Suddenly carbs were cursed, and pasta, potatoes and, of course, bread became the stuff of guilt and suffering to be avoided like menstruating women on the bimah. In revolutionary proportions, the most nonreligious unknowingly joined in collective affirmation of the words of Parshat Ekev: "Man does not live by bread alone."
That man should live instead by an In-N-Out protein-style Double-Double, however, was not quite the message. Preceding Deuteronomy 8:3, God explained the suffering He caused the Israelites in wandering the wilderness as a 40-year test of faith. "[God] subjected you to the hardship of hunger and then gave you manna to eat ... in order to teach you that man does not live by bread alone, but by the word that proceeds out of the mouth of God does man live."
Perhaps today's anti-bread movement is essentially spiritual: a collective desire of our souls for greater consciousness and empowerment from within the realm of Creator. To be sure, giving up bread is a subjugation of hardship; no amount of corned beef can satisfy hunger for a fresh slice of rye bread underneath. The triumph in overcoming such attachments for a higher life experience is indeed sacred; seeking a tighter tush rather than a firmer faith is profane. Even if the spark of God within us inspired this widespread affliction of culinary deprivation, our egos haven't quite caught on.
Carbolyte is a poor substitute for manna from heaven (and a noxiously gaseous one), as are the other artificially flavored and sweetened things by which carb-counting eaters try to satiate. They only add to the diseases of materialism: feelings of inadequacy, of wanting more in a world where you can "never be too rich or too thin." If only we would recite the words of Ekev, recognizing that "God is in [our] midst, a great and awesome God" (Deuteronomy 7:21), the experience of our own perfection in an abundant reality would be revealed.
The bread battle is spiritual. Long before Atkins or Weight Watchers subjected us to the proverbial wilderness of carblessness, Judaism instructed that we "cast our bread upon the water" as offerings of lowly attachment for the receiving of higher sustenance. So, too, it warned us to temper consumption of yeast, which, like the human ego, causes physical and emotional turmoil when disproportionately swollen. And then there is the connection between the words lechem (bread) and milchama (war) by sharing the same root -- explaining the battle between a smaller waist and a chocolate rugelach.
Eliminating bread, according to Judaism, is an ego diet. It is infliction of measured suffering on the greedy, possessive, instantly gratified, animal part of oneself so as to realign with the Godly part. It exercises faith and determination, a return to the experience of blessing. It took 40 years for our ancestors to get this: that they need not struggle nor worry nor want food, or anything else, but rather infiltrate their beings with faith in the providence of their Creator and gratitude for His miraculous offerings.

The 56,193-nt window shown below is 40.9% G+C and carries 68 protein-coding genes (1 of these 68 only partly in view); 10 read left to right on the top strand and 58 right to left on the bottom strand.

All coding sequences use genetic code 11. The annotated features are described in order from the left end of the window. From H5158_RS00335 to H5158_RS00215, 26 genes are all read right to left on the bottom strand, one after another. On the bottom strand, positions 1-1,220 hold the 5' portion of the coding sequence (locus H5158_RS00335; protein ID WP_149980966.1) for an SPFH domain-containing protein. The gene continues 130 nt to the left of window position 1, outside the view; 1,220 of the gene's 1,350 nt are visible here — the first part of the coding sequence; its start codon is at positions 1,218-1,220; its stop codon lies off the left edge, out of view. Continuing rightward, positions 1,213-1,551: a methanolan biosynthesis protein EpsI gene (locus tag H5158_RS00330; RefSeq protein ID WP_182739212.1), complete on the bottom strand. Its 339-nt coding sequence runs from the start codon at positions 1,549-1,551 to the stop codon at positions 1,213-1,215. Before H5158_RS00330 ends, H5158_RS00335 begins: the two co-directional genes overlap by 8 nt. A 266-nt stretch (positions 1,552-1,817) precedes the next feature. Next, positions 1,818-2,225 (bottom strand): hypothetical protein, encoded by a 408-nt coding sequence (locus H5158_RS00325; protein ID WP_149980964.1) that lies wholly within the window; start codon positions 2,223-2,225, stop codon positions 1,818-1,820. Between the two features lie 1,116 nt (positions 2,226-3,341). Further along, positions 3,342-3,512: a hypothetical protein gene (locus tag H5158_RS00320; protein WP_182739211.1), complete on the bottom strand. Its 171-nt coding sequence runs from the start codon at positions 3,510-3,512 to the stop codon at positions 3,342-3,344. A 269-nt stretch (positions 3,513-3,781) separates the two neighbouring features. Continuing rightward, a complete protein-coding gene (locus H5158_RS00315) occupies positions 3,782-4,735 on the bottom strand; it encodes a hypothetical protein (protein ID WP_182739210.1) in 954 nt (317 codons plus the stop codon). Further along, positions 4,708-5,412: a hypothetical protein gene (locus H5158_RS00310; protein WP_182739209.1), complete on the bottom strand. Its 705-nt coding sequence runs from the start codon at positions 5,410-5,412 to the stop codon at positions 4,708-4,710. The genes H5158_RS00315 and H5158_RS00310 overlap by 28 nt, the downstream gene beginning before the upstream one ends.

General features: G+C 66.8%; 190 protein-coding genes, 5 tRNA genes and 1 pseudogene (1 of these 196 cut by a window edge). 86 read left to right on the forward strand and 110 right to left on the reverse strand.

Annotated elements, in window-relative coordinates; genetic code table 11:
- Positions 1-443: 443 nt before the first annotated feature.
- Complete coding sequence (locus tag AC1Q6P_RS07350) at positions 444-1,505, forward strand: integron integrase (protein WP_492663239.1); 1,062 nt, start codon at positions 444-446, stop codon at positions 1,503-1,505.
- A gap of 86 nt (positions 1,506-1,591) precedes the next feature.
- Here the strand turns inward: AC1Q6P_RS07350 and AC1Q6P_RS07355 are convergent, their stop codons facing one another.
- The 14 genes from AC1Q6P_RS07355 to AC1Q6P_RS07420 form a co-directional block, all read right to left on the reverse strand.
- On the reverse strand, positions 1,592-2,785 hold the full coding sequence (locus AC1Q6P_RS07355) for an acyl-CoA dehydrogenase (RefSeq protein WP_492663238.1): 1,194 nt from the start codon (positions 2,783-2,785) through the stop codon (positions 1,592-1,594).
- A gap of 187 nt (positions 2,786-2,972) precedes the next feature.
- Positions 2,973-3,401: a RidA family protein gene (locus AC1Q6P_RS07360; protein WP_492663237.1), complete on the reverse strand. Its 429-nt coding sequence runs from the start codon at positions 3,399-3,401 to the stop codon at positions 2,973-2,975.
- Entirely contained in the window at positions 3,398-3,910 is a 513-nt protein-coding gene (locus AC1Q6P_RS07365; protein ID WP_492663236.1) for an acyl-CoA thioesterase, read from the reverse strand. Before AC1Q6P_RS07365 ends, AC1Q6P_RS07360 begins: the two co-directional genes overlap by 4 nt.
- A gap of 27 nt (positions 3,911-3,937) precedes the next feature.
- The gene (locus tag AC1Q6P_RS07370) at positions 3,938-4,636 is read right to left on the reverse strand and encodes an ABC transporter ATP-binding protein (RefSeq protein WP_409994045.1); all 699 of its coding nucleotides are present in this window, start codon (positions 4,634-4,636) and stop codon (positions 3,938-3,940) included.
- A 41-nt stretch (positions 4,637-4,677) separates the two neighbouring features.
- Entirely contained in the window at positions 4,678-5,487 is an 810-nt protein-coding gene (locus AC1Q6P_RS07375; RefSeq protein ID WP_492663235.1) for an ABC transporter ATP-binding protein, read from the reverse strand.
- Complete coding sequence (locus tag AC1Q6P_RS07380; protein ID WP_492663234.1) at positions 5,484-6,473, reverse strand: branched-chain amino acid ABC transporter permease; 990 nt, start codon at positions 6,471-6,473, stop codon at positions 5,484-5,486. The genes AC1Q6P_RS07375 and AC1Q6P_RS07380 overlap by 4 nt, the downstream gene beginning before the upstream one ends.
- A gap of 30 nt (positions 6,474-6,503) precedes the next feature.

His manna appeared such that there was never any more or less than what was needed for daily sustenance. Anything leftover rapidly infested with maggots; the only thing they could hold was conviction in God's presence. When they finally understood that everything needed was imparted by -- and only by -- the power of the Divine word, they were delivered into a land flowing with milk, honey and fabulous pita.
The war on bread may allow a victory over dependency, but it is in learning to love the enemy after the battle that perfection is truly realized. Manna was never meant to take the place of the wheat, barley, figs, pomegranates, olives, dates and grapes growing in Israel. Once our ancestors were able to fully trust in the sustenance and abundance of an Infinite Source, It restored them to their natural right for physical pleasure. The intention was ultimately that we live our lives in the luxury of beautiful tastes and recognize the blessing of its energy flowing though us as sparks of creation in service of their Supplier.
Man should not avoid bread; quite the contrary: the parsha proceeds with God's promising our life experience in "a land where you may eat food without stint, where you will lack nothing." It describes an abundant existence, in which "when you have eaten your fill" of Mrs. Fields cookies, you will recognize that you have had enough, and "give thanks to the Lord your God for the good ... he has given." Carb-free living encourages the power to transcend attachments to comfort, and strengthens the will to live consciously and intentionally: the Sinai Diet. But the greater test comes in our heeding God's word, not Atkins'.
The milchama with lechem stops when we can eat it proportionately and spiritually. When we enjoy our fill -- rather than demonizing, avoiding or sinfully binging on it -- we are redeemed. By the mouth of God, bread was created, as was light, as were we, in His image. Our purest source of nourishment is Divine love, manifest in our capacity to lift up the vital force in all foods through our own utterances of gratitude. The war becomes love when we bless Adonai, who takes bread from out of the earth. With these words, hamotzi lechem min haaretz, we also praise the Creator for taking war out of the world. Ah, to eat a knish in peace.
Using both bread and body to service the Divine, lightness and purity from within their mundanity shine in vital beauty. By mimicking the word of God, we consume the blessing we offer; our souls are fed by sacred words and our bodies are sated and sustained. We remember that while "carb" may be a four-letter word, so, too, is the unutterable name of God, and that's the furthest thing from a curse there is.
Rabbi Karen Deitsch works as a freelance officiant and lecturer in Los Angeles. She can be reached at firstname.lastname@example.org.